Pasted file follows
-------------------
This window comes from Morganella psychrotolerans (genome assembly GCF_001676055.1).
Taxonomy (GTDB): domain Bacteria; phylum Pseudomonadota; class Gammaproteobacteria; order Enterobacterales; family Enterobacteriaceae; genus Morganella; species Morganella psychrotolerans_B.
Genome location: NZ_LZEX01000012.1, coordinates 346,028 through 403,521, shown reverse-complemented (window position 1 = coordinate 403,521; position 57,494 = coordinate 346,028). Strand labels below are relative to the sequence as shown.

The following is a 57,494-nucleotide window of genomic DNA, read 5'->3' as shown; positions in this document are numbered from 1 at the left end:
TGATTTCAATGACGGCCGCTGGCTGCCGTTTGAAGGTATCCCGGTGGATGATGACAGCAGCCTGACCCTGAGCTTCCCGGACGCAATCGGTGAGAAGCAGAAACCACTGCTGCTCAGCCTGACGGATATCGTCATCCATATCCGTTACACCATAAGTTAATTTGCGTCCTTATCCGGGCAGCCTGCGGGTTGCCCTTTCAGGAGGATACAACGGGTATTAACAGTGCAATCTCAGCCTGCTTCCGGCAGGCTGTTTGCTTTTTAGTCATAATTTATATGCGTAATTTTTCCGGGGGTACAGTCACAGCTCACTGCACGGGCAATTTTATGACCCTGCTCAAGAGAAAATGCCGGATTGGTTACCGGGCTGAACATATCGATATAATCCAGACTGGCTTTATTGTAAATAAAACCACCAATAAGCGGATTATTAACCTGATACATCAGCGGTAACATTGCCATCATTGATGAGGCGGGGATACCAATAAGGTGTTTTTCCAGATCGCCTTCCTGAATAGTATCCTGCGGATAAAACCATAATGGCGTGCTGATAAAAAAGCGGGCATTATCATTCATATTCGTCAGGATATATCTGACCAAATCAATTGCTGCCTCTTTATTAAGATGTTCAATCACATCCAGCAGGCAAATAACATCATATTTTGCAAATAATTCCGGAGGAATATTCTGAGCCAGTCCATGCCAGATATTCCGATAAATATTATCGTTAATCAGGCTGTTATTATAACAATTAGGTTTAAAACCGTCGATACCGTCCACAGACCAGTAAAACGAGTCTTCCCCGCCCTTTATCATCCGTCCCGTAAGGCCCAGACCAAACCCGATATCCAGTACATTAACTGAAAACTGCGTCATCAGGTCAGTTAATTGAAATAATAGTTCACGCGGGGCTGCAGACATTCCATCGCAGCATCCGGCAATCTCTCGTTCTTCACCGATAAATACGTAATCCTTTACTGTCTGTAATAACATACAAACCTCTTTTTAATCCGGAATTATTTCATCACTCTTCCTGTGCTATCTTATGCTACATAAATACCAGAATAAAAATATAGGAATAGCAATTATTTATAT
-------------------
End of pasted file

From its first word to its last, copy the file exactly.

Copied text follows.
This window comes from Morganella psychrotolerans (genome assembly GCF_001676055.1).
Taxonomy (GTDB): domain Bacteria; phylum Pseudomonadota; class Gammaproteobacteria; order Enterobacterales; family Enterobacteriaceae; genus Morganella; species Morganella psychrotolerans_B.
Genome location: NZ_LZEX01000012.1, coordinates 346,028 through 403,521, shown reverse-complemented (window position 1 = coordinate 403,521; position 57,494 = coordinate 346,028). Strand labels below are relative to the sequence as shown.

The following is a 57,494-nucleotide window of genomic DNA, read 5'->3' as shown; positions in this document are numbered from 1 at the left end:
TGATTTCAATGACGGCCGCTGGCTGCCGTTTGAAGGTATCCCGGTGGATGATGACAGCAGCCTGACCCTGAGCTTCCCGGACGCAATCGGTGAGAAGCAGAAACCACTGCTGCTCAGCCTGACGGATATCGTCATCCATATCCGTTACACCATAAGTTAATTTGCGTCCTTATCCGGGCAGCCTGCGGGTTGCCCTTTCAGGAGGATACAACGGGTATTAACAGTGCAATCTCAGCCTGCTTCCGGCAGGCTGTTTGCTTTTTAGTCATAATTTATATGCGTAATTTTTCCGGGGGTACAGTCACAGCTCACTGCACGGGCAATTTTATGACCCTGCTCAAGAGAAAATGCCGGATTGGTTACCGGGCTGAACATATCGATATAATCCAGACTGGCTTTATTGTAAATAAAACCACCAATAAGCGGATTATTAACCTGATACATCAGCGGTAACATTGCCATCATTGATGAGGCGGGGATACCAATAAGGTGTTTTTCCAGATCGCCTTCCTGAATAGTATCCTGCGGATAAAACCATAATGGCGTGCTGATAAAAAAGCGGGCATTATCATTCATATTCGTCAGGATATATCTGACCAAATCAATTGCTGCCTCTTTATTAAGATGTTCAATCACATCCAGCAGGCAAATAACATCATATTTTGCAAATAATTCCGGAGGAATATTCTGAGCCAGTCCATGCCAGATATTCCGATAAATATTATCGTTAATCAGGCTGTTATTATAACAATTAGGTTTAAAACCGTCGATACCGTCCACAGACCAGTAAAACGAGTCTTCCCCGCCCTTTATCATCCGTCCCGTAAGGCCCAGACCAAACCCGATATCCAGTACATTAACTGAAAACTGCGTCATCAGGTCAGTTAATTGAAATAATAGTTCACGCGGGGCTGCAGACATTCCATCGCAGCATCCGGCAATCTCTCGTTCTTCACCGATAAATACGTAATCCTTTACTGTCTGTAATAACATACAAACCTCTTTTTAATCCGGAATTATTTCATCACTCTTCCTGTGCTATCTTATGCTACATAAATACCAGAATAAAAATATAGGAATAGCAATTATTTATAT